The audience - and the audience onstage - are equal partners in the world Sheherezade creates, and Zimmerman's work plays with the notion of the listener as participant in the action. From the actors' initial entrance from the floor to the use of lighting and body position, Rae illustrates this connection effectively.

Costume designer Rosie Pypker hits the right note, evoking provocative, colourful pageantry without delving into Las Vegas showgirl territory, while Nikola Patti's set design is stunning, full of shimmering gauze and the rich colours of a Middle Eastern kingdom.

The ensemble cast, although exhibiting varying degrees of ability - and self-consciousness - when it comes to singing and the art of belly dancing, rises to the challenge of the material. While some of the chorus work (speaking in unison) is a little unsure, the over-the-top physical scenes, shrewdly choreographed to look like wild abandonment, more than make up for it.

Village Theatre delayed the opening of its season by more than a month this year, but the wait was definitely worth it. The exotic world of The Arabian Nights is the perfect antidote to a rainy, grey Canadian autumn.

The Arabian Nights continues this weekend (November 17, 18, 19) and next (November 24, 25, 26) at Memorial Hall in Waterdown.

Tickets are $18 in advance and $20 at the door, and are available at JitterBug Java, by calling 905-690-7889 or visiting the web site at www.villagetheatrewaterdown.ca.

Village Theatre's fall production celebrates the art of storytelling

News Nov 22, 2006 Flamborough Review

Mention of 1001 Arabian Nights conjures for most the swashbuckling adventures of Aladdin and Ali Baba's 40 thieves. Village Theatre's current production of Mary Zimmerman's The Arabian Nights, now playing at Waterdown's Memorial Hall, is not that story.

The play, an intoxicating explosion of colour, energy and humanity, is an intricate exploration of the power of words.

The base story is that of Sheherezade, who has been condemned to die on her wedding night at the knife of King Shahryar. Her very life - and that of her sister, Dunyazade - depends on her skill at bringing the characters of her vivid imagination to life. As the tale goes, she spins bedtime stories for 1001 nights before Shahryar takes away the threat of death, and allows his bride to live.

Directed by Lisbie Rae (and produced by her husband, Mike), The Arabian Nights is an ambitious choice of material, featuring authentic Middle Eastern dance and music from a live band at the side of the stage, as well as a larger cast than we're used to seeing at the local venue. Many of the 16 actors are also onstage for most of the play; in addition, each cast member is challenged with three or four roles throughout the course of the action.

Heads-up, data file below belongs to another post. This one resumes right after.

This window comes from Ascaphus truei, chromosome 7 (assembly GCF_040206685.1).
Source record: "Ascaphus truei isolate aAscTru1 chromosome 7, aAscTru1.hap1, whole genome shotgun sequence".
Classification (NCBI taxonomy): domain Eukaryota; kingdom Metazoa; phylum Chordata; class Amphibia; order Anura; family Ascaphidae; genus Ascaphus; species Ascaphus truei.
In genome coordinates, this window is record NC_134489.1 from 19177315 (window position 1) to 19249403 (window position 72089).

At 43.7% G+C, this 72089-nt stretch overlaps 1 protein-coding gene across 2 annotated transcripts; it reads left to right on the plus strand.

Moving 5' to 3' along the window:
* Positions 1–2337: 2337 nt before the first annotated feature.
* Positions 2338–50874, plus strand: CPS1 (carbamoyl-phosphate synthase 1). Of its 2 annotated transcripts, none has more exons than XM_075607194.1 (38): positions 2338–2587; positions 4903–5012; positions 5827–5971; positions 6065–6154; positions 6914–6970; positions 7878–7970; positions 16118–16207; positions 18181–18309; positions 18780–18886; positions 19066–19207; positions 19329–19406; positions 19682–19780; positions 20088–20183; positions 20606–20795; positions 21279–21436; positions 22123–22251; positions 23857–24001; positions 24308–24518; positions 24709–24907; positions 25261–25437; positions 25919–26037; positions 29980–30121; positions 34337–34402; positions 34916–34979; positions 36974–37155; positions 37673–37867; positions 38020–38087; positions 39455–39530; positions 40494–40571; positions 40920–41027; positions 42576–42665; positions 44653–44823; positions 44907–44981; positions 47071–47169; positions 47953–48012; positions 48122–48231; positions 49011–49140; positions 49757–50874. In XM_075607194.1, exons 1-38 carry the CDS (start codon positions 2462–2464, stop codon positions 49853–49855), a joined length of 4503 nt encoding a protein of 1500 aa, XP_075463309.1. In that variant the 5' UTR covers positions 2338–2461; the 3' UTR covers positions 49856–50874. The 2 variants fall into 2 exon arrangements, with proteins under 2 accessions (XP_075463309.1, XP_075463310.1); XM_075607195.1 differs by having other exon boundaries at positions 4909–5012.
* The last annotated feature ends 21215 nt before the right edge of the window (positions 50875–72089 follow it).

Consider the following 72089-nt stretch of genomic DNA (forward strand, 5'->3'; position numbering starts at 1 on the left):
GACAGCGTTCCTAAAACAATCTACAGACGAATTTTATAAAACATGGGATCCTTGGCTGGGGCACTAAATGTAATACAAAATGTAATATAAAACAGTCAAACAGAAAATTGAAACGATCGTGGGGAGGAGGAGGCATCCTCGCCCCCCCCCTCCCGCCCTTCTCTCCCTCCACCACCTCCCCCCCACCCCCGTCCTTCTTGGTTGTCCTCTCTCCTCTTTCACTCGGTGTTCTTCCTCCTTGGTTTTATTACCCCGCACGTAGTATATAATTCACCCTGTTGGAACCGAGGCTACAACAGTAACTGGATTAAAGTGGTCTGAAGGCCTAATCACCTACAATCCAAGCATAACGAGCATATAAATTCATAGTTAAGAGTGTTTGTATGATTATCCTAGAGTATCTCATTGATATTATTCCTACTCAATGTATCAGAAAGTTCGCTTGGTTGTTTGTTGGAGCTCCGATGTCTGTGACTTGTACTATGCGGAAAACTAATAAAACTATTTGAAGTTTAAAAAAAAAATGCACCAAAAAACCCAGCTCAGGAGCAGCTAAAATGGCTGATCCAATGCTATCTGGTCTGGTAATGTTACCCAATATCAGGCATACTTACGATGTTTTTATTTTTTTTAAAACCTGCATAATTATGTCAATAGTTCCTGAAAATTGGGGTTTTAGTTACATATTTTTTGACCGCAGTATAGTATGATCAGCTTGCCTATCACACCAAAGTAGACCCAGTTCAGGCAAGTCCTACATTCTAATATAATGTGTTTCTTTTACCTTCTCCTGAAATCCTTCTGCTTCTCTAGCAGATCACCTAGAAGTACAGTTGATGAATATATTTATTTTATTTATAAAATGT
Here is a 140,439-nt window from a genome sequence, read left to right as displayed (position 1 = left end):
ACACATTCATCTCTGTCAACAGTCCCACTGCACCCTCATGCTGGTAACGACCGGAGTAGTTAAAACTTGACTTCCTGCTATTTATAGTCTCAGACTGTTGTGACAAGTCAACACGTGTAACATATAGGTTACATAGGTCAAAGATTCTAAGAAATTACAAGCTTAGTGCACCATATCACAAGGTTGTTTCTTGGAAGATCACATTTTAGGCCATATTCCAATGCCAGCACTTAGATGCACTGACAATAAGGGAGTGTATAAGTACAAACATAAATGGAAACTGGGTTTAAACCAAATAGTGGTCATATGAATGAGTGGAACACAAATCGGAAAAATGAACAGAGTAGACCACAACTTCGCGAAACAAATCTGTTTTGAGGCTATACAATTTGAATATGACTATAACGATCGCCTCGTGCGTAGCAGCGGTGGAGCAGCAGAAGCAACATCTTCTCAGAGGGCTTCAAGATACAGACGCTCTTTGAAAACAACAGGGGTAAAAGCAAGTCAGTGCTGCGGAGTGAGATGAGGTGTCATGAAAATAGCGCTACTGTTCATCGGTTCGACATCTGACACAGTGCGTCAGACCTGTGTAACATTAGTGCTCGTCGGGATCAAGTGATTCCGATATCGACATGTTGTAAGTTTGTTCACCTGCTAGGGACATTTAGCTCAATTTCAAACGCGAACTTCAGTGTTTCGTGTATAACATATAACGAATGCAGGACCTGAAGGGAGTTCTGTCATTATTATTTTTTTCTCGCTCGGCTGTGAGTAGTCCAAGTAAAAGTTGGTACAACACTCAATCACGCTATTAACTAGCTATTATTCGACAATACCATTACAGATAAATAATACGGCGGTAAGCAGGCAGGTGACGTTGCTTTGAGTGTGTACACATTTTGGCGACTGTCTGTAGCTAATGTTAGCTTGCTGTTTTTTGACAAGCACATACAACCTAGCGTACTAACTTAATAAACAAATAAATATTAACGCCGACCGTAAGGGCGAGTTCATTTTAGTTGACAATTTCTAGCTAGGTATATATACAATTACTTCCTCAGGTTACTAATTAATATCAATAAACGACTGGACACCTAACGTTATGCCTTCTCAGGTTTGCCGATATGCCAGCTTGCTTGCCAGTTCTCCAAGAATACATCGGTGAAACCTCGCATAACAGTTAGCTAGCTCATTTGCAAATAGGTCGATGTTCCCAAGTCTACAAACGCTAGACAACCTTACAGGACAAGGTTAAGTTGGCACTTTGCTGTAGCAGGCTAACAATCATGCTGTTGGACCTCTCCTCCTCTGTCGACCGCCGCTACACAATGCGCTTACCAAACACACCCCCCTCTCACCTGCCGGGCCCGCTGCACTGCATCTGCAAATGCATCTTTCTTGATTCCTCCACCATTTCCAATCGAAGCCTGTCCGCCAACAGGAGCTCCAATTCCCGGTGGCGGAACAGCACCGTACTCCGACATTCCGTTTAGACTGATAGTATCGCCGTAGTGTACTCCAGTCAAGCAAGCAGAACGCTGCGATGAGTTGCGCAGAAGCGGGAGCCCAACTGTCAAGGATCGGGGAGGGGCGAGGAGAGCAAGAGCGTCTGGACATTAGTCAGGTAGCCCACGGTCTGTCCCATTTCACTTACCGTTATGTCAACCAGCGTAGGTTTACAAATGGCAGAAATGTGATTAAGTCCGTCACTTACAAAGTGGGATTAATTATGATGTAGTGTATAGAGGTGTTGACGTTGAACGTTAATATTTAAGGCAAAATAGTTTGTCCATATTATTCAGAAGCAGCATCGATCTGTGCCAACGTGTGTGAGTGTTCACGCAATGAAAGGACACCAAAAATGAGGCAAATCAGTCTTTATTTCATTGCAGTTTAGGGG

Nea Reid is mesmerizing as Sheherezade, directing the plays within the play, creating layers of words and stories. Mike Wierenga's Shahryar is her perfect foil, following her deeper and deeper into the world of fantasy, making the transition from grief and anger to wonder and, finally, healing and love.

The audience - and the audience onstage - are equal partners in the world Sheherezade creates, and Zimmerman's work plays with the notion of the listener as participant in the action. From the actors' initial entrance from the floor to the use of lighting and body position, Rae illustrates this connection effectively.

Costume designer Rosie Pypker hits the right note, evoking provocative, colourful pageantry without delving into Las Vegas showgirl territory, while Nikola Patti's set design is stunning, full of shimmering gauze and the rich colours of a Middle Eastern kingdom.

The ensemble cast, although exhibiting varying degrees of ability - and self-consciousness - when it comes to singing and the art of belly dancing, rises to the challenge of the material. While some of the chorus work (speaking in unison) is a little unsure, the over-the-top physical scenes, shrewdly choreographed to look like wild abandonment, more than make up for it.

Village Theatre delayed the opening of its season by more than a month this year, but the wait was definitely worth it. The exotic world of The Arabian Nights is the perfect antidote to a rainy, grey Canadian autumn.

The Arabian Nights continues this weekend (November 17, 18, 19) and next (November 24, 25, 26) at Memorial Hall in Waterdown.

Tickets are $18 in advance and $20 at the door, and are available at JitterBug Java, by calling 905-690-7889 or visiting the web site at www.villagetheatrewaterdown.ca.